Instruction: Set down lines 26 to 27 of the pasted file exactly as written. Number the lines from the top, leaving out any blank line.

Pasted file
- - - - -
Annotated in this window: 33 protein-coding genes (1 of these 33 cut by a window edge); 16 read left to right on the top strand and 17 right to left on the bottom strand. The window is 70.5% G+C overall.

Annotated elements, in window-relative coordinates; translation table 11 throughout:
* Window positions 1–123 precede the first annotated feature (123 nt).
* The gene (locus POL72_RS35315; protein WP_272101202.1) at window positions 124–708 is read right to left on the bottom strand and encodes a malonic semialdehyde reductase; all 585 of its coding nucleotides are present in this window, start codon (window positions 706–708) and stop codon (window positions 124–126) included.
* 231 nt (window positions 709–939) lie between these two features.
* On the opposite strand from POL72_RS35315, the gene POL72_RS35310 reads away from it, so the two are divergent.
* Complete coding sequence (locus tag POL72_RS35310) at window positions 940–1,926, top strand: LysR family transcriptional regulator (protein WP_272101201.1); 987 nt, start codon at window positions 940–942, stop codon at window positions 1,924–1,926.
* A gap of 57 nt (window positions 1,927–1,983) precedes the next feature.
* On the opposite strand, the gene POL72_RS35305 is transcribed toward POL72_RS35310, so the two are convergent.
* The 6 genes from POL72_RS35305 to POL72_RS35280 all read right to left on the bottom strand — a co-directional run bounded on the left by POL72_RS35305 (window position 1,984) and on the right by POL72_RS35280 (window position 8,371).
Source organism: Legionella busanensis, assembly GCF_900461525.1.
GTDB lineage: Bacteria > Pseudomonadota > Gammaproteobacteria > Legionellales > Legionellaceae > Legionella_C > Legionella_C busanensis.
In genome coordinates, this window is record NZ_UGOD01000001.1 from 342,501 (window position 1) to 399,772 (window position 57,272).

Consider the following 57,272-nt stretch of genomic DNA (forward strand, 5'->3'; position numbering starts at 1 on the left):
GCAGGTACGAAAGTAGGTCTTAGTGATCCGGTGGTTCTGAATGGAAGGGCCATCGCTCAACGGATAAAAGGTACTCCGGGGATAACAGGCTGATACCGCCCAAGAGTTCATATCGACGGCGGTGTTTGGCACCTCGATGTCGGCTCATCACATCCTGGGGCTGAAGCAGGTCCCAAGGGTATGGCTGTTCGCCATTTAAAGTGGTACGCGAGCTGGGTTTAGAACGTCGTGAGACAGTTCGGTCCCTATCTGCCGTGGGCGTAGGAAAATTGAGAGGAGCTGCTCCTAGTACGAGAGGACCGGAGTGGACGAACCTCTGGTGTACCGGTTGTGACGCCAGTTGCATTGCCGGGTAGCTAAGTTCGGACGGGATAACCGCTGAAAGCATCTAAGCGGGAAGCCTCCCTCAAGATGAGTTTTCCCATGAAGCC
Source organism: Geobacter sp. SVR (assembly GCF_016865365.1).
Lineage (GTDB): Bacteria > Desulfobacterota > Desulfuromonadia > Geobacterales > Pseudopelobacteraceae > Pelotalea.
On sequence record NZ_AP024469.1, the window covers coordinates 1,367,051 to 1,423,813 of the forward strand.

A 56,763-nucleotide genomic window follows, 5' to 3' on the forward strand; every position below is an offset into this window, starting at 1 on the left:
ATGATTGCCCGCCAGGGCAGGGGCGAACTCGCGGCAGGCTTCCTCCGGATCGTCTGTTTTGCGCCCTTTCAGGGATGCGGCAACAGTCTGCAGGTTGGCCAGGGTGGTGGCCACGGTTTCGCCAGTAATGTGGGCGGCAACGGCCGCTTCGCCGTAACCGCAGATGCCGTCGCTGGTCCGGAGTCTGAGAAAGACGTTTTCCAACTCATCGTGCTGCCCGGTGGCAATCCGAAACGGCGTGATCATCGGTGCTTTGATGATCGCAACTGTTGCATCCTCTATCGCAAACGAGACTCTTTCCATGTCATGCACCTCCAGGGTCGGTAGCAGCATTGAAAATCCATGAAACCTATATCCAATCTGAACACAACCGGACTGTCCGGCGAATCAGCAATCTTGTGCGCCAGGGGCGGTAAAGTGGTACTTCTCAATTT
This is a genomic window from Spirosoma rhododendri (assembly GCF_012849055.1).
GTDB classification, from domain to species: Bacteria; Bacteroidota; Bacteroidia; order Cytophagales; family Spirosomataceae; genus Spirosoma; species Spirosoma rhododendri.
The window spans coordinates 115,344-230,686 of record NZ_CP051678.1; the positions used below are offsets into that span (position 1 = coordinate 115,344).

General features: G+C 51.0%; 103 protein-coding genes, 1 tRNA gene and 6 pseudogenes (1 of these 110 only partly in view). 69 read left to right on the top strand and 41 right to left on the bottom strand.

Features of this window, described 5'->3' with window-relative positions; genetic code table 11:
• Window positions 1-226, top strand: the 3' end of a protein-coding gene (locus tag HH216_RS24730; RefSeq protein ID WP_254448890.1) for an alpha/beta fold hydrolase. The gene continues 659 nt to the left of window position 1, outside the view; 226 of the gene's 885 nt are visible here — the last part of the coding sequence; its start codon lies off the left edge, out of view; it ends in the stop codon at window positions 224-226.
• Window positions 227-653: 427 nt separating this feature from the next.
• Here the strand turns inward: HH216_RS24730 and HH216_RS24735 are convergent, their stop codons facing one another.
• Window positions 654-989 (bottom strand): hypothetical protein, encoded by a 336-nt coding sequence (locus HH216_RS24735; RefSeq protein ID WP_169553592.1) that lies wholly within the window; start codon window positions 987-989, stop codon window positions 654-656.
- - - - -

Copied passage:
• Window positions 1-226, top strand: the 3' end of a protein-coding gene (locus tag HH216_RS24730; RefSeq protein ID WP_254448890.1) for an alpha/beta fold hydrolase. The gene continues 659 nt to the left of window position 1, outside the view; 226 of the gene's 885 nt are visible here — the last part of the coding sequence; its start codon lies off the left edge, out of view; it ends in the stop codon at window positions 224-226.
• Window positions 227-653: 427 nt separating this feature from the next.